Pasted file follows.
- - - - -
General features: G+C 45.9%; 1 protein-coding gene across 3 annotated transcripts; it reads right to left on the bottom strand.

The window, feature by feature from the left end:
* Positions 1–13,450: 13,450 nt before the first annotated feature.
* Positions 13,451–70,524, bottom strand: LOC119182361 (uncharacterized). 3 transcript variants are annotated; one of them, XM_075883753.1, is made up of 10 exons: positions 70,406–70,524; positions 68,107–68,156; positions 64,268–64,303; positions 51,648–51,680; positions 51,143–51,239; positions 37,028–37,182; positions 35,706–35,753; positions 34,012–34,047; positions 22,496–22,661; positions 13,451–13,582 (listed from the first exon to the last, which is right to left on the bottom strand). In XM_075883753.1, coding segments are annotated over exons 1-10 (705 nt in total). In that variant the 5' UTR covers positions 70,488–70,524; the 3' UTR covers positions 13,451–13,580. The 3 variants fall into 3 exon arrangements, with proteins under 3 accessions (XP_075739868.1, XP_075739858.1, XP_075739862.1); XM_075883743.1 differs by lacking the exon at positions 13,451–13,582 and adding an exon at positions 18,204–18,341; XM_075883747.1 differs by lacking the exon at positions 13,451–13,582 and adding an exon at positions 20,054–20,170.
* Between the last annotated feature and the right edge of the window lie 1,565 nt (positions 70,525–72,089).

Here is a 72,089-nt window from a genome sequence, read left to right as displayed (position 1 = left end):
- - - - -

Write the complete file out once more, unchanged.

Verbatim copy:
General features: G+C 45.9%; 1 protein-coding gene across 3 annotated transcripts; it reads right to left on the bottom strand.

The window, feature by feature from the left end:
* Positions 1–13,450: 13,450 nt before the first annotated feature.
* Positions 13,451–70,524, bottom strand: LOC119182361 (uncharacterized). 3 transcript variants are annotated; one of them, XM_075883753.1, is made up of 10 exons: positions 70,406–70,524; positions 68,107–68,156; positions 64,268–64,303; positions 51,648–51,680; positions 51,143–51,239; positions 37,028–37,182; positions 35,706–35,753; positions 34,012–34,047; positions 22,496–22,661; positions 13,451–13,582 (listed from the first exon to the last, which is right to left on the bottom strand). In XM_075883753.1, coding segments are annotated over exons 1-10 (705 nt in total). In that variant the 5' UTR covers positions 70,488–70,524; the 3' UTR covers positions 13,451–13,580. The 3 variants fall into 3 exon arrangements, with proteins under 3 accessions (XP_075739868.1, XP_075739858.1, XP_075739862.1); XM_075883743.1 differs by lacking the exon at positions 13,451–13,582 and adding an exon at positions 18,204–18,341; XM_075883747.1 differs by lacking the exon at positions 13,451–13,582 and adding an exon at positions 20,054–20,170.
* Between the last annotated feature and the right edge of the window lie 1,565 nt (positions 70,525–72,089).

Here is a 72,089-nt window from a genome sequence, read left to right as displayed (position 1 = left end):